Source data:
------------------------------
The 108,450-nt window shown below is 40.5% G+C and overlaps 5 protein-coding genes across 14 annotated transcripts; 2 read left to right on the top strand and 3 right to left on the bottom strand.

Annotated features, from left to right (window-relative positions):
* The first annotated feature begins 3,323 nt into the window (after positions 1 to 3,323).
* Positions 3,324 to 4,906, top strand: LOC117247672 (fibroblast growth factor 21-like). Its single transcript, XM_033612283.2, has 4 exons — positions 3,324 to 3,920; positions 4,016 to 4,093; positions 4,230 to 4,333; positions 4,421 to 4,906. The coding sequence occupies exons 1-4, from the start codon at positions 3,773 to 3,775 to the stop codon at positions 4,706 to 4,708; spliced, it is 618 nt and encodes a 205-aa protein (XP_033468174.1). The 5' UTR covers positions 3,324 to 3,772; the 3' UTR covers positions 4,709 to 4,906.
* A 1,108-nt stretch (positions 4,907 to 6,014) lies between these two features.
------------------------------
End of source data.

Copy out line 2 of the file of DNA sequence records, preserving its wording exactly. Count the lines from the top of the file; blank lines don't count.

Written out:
Annotated features, from left to right (window-relative positions):